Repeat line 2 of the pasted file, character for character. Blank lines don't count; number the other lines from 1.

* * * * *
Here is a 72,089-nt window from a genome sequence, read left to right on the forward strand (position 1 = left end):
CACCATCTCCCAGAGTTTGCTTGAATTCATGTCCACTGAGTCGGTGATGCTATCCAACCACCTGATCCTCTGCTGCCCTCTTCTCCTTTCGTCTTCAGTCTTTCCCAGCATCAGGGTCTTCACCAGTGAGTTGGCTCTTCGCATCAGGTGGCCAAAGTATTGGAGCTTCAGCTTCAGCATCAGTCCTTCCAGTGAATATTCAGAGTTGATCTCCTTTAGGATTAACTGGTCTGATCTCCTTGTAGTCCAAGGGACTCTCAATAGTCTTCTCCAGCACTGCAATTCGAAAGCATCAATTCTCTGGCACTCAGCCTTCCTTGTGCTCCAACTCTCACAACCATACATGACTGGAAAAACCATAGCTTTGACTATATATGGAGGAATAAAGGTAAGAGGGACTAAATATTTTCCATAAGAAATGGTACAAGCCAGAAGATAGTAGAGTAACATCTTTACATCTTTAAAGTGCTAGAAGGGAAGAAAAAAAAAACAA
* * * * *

CACCATCTCCCAGAGTTTGCTTGAATTCATGTCCACTGAGTCGGTGATGCTATCCAACCACCTGATCCTCTGCTGCCCTCTTCTCCTTTCGTCTTCAGTCTTTCCCAGCATCAGGGTCTTCACCAGTGAGTTGGCTCTTCGCATCAGGTGGCCAAAGTATTGGAGCTTCAGCTTCAGCATCAGTCCTTCCAGTGAATATTCAGAGTTGATCTCCTTTAGGATTAACTGGTCTGATCTCCTTGTAGTCCAAGGGACTCTCAATAGTCTTCTCCAGCACTGCAATTCGAAAGCATCAATTCTCTGGCACTCAGCCTTCCTTGTGCTCCAACTCTCACAACCATACATGACTGGAAAAACCATAGCTTTGACTATATATGGAGGAATAAAGGTAAGAGGGACTAAATATTTTCCATAAGAAATGGTACAAGCCAGAAGATAGTAGAGTAACATCTTTACATCTTTAAAGTGCTAGAAGGGAAGAAAAAAAAAACAA